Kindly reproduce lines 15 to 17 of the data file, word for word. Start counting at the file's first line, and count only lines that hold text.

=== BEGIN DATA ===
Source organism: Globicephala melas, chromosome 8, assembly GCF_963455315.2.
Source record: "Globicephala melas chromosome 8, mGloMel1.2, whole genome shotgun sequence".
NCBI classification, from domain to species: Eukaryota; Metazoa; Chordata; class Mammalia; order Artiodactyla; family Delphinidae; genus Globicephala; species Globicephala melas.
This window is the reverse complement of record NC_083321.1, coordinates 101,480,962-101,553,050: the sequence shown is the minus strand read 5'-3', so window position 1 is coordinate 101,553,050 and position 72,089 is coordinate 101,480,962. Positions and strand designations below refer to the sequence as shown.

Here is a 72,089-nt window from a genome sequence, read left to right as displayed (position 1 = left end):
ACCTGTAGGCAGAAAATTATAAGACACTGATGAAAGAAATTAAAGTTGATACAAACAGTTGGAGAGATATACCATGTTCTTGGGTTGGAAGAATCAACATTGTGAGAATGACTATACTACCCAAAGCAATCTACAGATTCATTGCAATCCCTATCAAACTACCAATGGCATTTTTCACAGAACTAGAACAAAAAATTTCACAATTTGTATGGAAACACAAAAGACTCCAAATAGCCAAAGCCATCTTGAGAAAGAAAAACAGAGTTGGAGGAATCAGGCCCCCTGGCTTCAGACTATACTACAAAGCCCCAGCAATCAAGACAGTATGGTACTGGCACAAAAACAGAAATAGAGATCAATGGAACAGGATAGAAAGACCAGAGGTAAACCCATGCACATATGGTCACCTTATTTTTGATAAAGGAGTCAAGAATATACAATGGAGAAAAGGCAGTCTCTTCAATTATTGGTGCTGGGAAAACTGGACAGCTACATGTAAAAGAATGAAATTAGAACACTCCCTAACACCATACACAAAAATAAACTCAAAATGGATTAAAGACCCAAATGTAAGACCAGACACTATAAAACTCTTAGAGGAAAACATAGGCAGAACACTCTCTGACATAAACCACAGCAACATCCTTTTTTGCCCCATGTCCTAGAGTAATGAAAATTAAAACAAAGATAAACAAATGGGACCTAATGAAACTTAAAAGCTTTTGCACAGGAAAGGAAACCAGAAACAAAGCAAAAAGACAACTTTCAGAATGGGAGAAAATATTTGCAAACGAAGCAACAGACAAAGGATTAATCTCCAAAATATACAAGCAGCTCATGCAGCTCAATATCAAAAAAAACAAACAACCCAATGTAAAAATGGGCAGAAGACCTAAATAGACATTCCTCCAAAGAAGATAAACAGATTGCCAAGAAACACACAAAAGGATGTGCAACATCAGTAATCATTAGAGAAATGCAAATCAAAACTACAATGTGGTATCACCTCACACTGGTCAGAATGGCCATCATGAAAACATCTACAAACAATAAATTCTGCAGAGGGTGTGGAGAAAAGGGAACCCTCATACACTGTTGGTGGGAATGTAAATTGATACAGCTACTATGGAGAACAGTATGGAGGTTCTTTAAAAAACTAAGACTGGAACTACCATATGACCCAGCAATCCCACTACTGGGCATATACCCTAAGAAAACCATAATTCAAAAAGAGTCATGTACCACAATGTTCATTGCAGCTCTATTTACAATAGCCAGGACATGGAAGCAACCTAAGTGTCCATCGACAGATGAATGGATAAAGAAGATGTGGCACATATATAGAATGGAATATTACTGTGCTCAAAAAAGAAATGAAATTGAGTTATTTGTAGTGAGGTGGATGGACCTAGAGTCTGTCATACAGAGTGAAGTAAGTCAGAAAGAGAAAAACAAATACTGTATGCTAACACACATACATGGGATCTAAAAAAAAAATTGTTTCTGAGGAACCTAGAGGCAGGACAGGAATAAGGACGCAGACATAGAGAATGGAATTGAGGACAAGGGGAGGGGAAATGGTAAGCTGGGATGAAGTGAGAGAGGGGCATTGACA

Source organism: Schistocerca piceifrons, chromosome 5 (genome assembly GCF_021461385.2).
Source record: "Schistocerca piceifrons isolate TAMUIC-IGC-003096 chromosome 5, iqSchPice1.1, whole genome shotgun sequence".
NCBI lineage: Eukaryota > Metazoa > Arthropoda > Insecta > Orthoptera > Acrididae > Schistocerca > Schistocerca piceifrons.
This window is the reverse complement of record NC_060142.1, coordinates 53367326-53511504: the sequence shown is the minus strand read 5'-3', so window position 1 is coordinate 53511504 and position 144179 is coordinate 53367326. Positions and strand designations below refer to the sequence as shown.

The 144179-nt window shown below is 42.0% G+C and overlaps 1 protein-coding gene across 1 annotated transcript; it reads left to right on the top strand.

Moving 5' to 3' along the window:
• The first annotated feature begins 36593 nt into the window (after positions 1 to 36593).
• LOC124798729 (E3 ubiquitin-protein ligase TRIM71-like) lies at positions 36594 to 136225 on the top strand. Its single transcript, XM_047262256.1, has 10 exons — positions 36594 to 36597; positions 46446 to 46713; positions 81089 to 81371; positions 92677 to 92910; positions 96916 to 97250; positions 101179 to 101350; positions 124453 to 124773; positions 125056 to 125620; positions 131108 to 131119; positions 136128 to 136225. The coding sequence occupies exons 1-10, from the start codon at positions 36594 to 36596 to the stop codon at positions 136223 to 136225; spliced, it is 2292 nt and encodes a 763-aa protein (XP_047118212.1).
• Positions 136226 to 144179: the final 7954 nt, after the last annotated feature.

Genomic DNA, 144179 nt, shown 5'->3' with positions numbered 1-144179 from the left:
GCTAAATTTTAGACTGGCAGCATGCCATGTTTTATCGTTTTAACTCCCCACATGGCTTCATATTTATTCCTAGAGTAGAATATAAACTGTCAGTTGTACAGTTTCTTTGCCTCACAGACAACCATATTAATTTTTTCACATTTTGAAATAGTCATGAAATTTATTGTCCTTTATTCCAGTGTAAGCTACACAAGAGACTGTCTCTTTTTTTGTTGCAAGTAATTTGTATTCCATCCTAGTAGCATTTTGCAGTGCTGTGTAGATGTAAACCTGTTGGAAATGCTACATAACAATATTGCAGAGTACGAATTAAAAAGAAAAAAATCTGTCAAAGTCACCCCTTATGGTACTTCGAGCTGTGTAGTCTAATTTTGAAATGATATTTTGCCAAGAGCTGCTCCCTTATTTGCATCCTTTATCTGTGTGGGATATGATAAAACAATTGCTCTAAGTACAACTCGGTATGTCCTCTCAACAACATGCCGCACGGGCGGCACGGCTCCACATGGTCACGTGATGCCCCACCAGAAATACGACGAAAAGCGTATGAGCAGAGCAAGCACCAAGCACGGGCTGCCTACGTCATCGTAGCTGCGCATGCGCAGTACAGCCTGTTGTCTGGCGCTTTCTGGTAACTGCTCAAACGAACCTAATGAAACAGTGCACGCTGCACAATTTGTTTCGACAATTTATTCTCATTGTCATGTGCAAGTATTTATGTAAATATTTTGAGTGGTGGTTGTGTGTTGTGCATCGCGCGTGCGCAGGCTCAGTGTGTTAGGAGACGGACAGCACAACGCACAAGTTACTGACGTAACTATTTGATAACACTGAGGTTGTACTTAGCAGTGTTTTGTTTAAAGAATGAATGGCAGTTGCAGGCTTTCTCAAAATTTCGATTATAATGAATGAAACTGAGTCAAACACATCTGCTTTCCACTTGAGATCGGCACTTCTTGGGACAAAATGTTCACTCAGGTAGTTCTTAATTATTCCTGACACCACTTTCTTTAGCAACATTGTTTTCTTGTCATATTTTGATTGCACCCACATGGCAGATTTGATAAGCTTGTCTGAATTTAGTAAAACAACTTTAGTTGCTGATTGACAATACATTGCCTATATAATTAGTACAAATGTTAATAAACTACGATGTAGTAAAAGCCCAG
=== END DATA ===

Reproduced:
• Positions 136226 to 144179: the final 7954 nt, after the last annotated feature.

Genomic DNA, 144179 nt, shown 5'->3' with positions numbered 1-144179 from the left:
GCTAAATTTTAGACTGGCAGCATGCCATGTTTTATCGTTTTAACTCCCCACATGGCTTCATATTTATTCCTAGAGTAGAATATAAACTGTCAGTTGTACAGTTTCTTTGCCTCACAGACAACCATATTAATTTTTTCACATTTTGAAATAGTCATGAAATTTATTGTCCTTTATTCCAGTGTAAGCTACACAAGAGACTGTCTCTTTTTTTGTTGCAAGTAATTTGTATTCCATCCTAGTAGCATTTTGCAGTGCTGTGTAGATGTAAACCTGTTGGAAATGCTACATAACAATATTGCAGAGTACGAATTAAAAAGAAAAAAATCTGTCAAAGTCACCCCTTATGGTACTTCGAGCTGTGTAGTCTAATTTTGAAATGATATTTTGCCAAGAGCTGCTCCCTTATTTGCATCCTTTATCTGTGTGGGATATGATAAAACAATTGCTCTAAGTACAACTCGGTATGTCCTCTCAACAACATGCCGCACGGGCGGCACGGCTCCACATGGTCACGTGATGCCCCACCAGAAATACGACGAAAAGCGTATGAGCAGAGCAAGCACCAAGCACGGGCTGCCTACGTCATCGTAGCTGCGCATGCGCAGTACAGCCTGTTGTCTGGCGCTTTCTGGTAACTGCTCAAACGAACCTAATGAAACAGTGCACGCTGCACAATTTGTTTCGACAATTTATTCTCATTGTCATGTGCAAGTATTTATGTAAATATTTTGAGTGGTGGTTGTGTGTTGTGCATCGCGCGTGCGCAGGCTCAGTGTGTTAGGAGACGGACAGCACAACGCACAAGTTACTGACGTAACTATTTGATAACACTGAGGTTGTACTTAGCAGTGTTTTGTTTAAAGAATGAATGGCAGTTGCAGGCTTTCTCAAAATTTCGATTATAATGAATGAAACTGAGTCAAACACATCTGCTTTCCACTTGAGATCGGCACTTCTTGGGACAAAATGTTCACTCAGGTAGTTCTTAATTATTCCTGACACCACTTTCTTTAGCAACATTGTTTTCTTGTCATATTTTGATTGCACCCACATGGCAGATTTGATAAGCTTGTCTGAATTTAGTAAAACAACTTTAGTTGCTGATTGACAATACATTGCCTATATAATTAGTACAAATGTTAATAAACTACGATGTAGTAAAAGCCCAG